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Matt Damon's character, in 'The Departed', is homosexual.

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Voting Style: Open Point System: 7 Point
Started: 2/11/2014 Category: Movies
Updated: 3 years ago Status: Post Voting Period
Viewed: 8,721 times Debate No: 45671
Debate Rounds (3)
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Matt Damon's character, in 'The Departed', is homosexual. I'll explain why in my argument. PRO side.


An interesting debate and one of my favorite movies. I'm looking forward to reading your arguments. Good luck.
Debate Round No. 1


First example: Matt Damon"s character goes out of his way to hit on women in front of the other police officers.
- He gives looks to the woman at the police conference table
- He hits on the psychiatrist in the elevator and later dates her
-He whistles at women in the hallway

Secondly, Matt Damon"s character dates the Psychiatrist in order to appear straight
- She works with cops in the same building, so the relationship will be very visible
- He has relationship "difficulties" ("It"s actually quite common")
- He is very surprised to learn that he impregnated her ("Really? " Really?"), and he was not the real father

Third, references to homophobic slurs:
- Matt Damon"s character uses homosexual slurs when referring to the fire fighters
- Dicaprio's character refers to Damon"s character as a homosexual slur after Dicaprio discovers Damon"s true identity, and this slur gains a strong response from Damon

Last, direct references to Matt Damon"s character"s homosexuality:
- The realtor suspects Damon"s character is gay ("So you tend to have a house guest, that"s cool")
- Alec Baldwin"s character mentions the possibility that Damon"s character is gay


I"d like to start with my rebuttal to PRO"s round 2 arguments.

The PRO arguments do not meet the burden of proof. In his first two examples he tries to argue that Matt Damon"s character acts like a heterosexual in order to hide his homosexuality. This is quite convenient to say the least and it means that his "proof" is nothing more than hearsay.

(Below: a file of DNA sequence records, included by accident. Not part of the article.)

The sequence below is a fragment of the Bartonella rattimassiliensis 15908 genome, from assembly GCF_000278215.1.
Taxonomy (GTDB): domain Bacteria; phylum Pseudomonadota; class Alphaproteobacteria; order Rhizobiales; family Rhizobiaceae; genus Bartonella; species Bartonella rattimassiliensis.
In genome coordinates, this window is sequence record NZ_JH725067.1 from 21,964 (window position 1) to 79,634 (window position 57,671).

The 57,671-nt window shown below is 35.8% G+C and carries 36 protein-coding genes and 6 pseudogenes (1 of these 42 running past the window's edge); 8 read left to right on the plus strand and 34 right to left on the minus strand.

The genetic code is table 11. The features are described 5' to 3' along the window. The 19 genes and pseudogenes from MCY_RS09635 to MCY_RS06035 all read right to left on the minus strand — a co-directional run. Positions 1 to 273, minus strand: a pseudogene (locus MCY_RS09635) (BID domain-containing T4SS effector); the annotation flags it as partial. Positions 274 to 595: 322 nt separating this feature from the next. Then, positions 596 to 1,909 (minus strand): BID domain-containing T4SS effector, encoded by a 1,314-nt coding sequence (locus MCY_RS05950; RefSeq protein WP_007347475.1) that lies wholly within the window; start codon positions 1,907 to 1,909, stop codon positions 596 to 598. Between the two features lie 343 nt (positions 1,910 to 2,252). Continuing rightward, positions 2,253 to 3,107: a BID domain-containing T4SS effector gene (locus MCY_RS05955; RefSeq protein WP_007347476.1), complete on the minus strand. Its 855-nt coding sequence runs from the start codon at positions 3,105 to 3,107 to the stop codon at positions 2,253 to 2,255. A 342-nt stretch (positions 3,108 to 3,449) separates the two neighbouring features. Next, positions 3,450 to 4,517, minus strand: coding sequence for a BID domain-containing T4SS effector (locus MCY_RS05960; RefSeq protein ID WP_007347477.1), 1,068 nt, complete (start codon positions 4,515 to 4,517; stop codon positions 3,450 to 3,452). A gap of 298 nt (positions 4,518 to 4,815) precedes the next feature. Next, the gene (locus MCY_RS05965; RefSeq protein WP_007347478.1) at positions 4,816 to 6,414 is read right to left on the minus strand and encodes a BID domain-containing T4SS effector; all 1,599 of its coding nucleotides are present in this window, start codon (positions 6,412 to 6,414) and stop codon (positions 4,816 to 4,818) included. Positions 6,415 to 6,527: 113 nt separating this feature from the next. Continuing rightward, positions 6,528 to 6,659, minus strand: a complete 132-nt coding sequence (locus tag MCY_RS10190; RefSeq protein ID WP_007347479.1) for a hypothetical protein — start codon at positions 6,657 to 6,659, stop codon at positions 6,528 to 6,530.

It is normal to be surprised when your girlfriend communicates to you that she is unexpectedly pregnant. Also, impotence is not an indicator of sexuality. It affects about 5% of men his age [1]. Since both Matt Damon and his girlfriend believed he was the father, it"s plausible that although they had a troubled sex life that his impotence wasn"t catastrophic and that they did engage in sexual intercourse.

I"m not really sure how using homosexual slurs indicates that the originator is a homosexual. It is more likely that the originator is homophobic. Also, it"s more likely that Matt Damon"s character had a strong response when confronted because his facade was up; he was discovered. This likely meant that he would be killed or imprisoned.

The realtor is not an important character so we should not be relying on him to determine an important plot concept. Also, the realtor"s first question was if Matt Damon was married (presumably to a woman). Therefore, his first impression was that Damon was heterosexual.

Unfortunately, while I was gathering research for my argument I did find the website that you plagiarized from. It can be found below at [2]. This is a major violation of DDO rules and conduct. I will let the voters decide the penalty. It should be at a minimum the surrender of conduct and source points.

The greatest argument against this implication is that it could not be a movie theme because there is no transference across the plot and other major characters. No other character struggles with sexuality. In fact, all the other major characters are extremely strong in their sexuality.